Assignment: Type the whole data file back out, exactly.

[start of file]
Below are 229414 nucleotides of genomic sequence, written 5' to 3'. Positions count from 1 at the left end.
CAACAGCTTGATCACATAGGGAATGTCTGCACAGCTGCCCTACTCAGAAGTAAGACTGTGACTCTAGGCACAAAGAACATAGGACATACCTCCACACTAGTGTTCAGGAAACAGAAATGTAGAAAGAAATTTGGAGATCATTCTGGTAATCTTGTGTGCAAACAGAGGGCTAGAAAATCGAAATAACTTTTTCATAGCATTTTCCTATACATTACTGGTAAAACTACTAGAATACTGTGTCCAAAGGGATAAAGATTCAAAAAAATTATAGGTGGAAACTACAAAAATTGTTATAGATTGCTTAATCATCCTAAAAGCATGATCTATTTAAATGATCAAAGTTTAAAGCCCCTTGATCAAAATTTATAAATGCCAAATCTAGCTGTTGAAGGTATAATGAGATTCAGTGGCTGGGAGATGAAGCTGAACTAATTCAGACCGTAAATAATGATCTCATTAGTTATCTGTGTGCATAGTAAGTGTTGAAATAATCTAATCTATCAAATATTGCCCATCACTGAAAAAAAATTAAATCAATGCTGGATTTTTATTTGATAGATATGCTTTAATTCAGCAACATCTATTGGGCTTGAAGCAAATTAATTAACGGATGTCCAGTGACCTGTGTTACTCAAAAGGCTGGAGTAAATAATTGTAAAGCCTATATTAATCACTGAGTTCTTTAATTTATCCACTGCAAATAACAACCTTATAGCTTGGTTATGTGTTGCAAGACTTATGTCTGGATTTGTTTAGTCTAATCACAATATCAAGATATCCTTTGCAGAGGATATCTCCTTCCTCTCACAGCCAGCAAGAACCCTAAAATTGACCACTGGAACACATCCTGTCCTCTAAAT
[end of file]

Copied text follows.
Below are 229414 nucleotides of genomic sequence, written 5' to 3'. Positions count from 1 at the left end.
CAACAGCTTGATCACATAGGGAATGTCTGCACAGCTGCCCTACTCAGAAGTAAGACTGTGACTCTAGGCACAAAGAACATAGGACATACCTCCACACTAGTGTTCAGGAAACAGAAATGTAGAAAGAAATTTGGAGATCATTCTGGTAATCTTGTGTGCAAACAGAGGGCTAGAAAATCGAAATAACTTTTTCATAGCATTTTCCTATACATTACTGGTAAAACTACTAGAATACTGTGTCCAAAGGGATAAAGATTCAAAAAAATTATAGGTGGAAACTACAAAAATTGTTATAGATTGCTTAATCATCCTAAAAGCATGATCTATTTAAATGATCAAAGTTTAAAGCCCCTTGATCAAAATTTATAAATGCCAAATCTAGCTGTTGAAGGTATAATGAGATTCAGTGGCTGGGAGATGAAGCTGAACTAATTCAGACCGTAAATAATGATCTCATTAGTTATCTGTGTGCATAGTAAGTGTTGAAATAATCTAATCTATCAAATATTGCCCATCACTGAAAAAAAATTAAATCAATGCTGGATTTTTATTTGATAGATATGCTTTAATTCAGCAACATCTATTGGGCTTGAAGCAAATTAATTAACGGATGTCCAGTGACCTGTGTTACTCAAAAGGCTGGAGTAAATAATTGTAAAGCCTATATTAATCACTGAGTTCTTTAATTTATCCACTGCAAATAACAACCTTATAGCTTGGTTATGTGTTGCAAGACTTATGTCTGGATTTGTTTAGTCTAATCACAATATCAAGATATCCTTTGCAGAGGATATCTCCTTCCTCTCACAGCCAGCAAGAACCCTAAAATTGACCACTGGAACACATCCTGTCCTCTAAAT